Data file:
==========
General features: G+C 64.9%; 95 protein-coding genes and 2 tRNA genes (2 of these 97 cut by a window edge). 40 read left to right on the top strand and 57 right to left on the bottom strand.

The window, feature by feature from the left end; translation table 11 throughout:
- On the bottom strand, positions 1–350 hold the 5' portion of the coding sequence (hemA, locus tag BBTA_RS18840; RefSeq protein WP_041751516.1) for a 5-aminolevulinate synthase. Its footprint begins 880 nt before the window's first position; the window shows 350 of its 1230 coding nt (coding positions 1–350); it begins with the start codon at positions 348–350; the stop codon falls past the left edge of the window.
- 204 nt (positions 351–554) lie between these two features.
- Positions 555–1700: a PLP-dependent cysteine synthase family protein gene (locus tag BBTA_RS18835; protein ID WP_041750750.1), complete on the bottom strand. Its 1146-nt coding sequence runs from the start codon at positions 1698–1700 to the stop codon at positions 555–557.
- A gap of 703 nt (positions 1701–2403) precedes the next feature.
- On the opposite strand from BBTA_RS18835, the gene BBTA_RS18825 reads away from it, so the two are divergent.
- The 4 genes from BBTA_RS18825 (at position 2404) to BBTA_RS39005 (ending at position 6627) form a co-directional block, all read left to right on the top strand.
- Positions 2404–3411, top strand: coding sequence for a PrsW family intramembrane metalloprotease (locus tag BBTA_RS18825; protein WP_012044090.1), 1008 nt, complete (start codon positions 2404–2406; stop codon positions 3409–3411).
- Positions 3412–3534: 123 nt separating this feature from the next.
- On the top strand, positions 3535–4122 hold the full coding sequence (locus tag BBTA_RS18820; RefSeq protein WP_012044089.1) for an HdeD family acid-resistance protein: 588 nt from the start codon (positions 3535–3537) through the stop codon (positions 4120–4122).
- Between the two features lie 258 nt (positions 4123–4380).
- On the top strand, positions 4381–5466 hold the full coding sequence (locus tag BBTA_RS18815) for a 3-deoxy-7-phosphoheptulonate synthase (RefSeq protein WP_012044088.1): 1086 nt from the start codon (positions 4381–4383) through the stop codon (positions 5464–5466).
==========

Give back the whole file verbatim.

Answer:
General features: G+C 64.9%; 95 protein-coding genes and 2 tRNA genes (2 of these 97 cut by a window edge). 40 read left to right on the top strand and 57 right to left on the bottom strand.

The window, feature by feature from the left end; translation table 11 throughout:
- On the bottom strand, positions 1–350 hold the 5' portion of the coding sequence (hemA, locus tag BBTA_RS18840; RefSeq protein WP_041751516.1) for a 5-aminolevulinate synthase. Its footprint begins 880 nt before the window's first position; the window shows 350 of its 1230 coding nt (coding positions 1–350); it begins with the start codon at positions 348–350; the stop codon falls past the left edge of the window.
- 204 nt (positions 351–554) lie between these two features.
- Positions 555–1700: a PLP-dependent cysteine synthase family protein gene (locus tag BBTA_RS18835; protein ID WP_041750750.1), complete on the bottom strand. Its 1146-nt coding sequence runs from the start codon at positions 1698–1700 to the stop codon at positions 555–557.
- A gap of 703 nt (positions 1701–2403) precedes the next feature.
- On the opposite strand from BBTA_RS18835, the gene BBTA_RS18825 reads away from it, so the two are divergent.
- The 4 genes from BBTA_RS18825 (at position 2404) to BBTA_RS39005 (ending at position 6627) form a co-directional block, all read left to right on the top strand.
- Positions 2404–3411, top strand: coding sequence for a PrsW family intramembrane metalloprotease (locus tag BBTA_RS18825; protein WP_012044090.1), 1008 nt, complete (start codon positions 2404–2406; stop codon positions 3409–3411).
- Positions 3412–3534: 123 nt separating this feature from the next.
- On the top strand, positions 3535–4122 hold the full coding sequence (locus tag BBTA_RS18820; RefSeq protein WP_012044089.1) for an HdeD family acid-resistance protein: 588 nt from the start codon (positions 3535–3537) through the stop codon (positions 4120–4122).
- Between the two features lie 258 nt (positions 4123–4380).
- On the top strand, positions 4381–5466 hold the full coding sequence (locus tag BBTA_RS18815) for a 3-deoxy-7-phosphoheptulonate synthase (RefSeq protein WP_012044088.1): 1086 nt from the start codon (positions 4381–4383) through the stop codon (positions 5464–5466).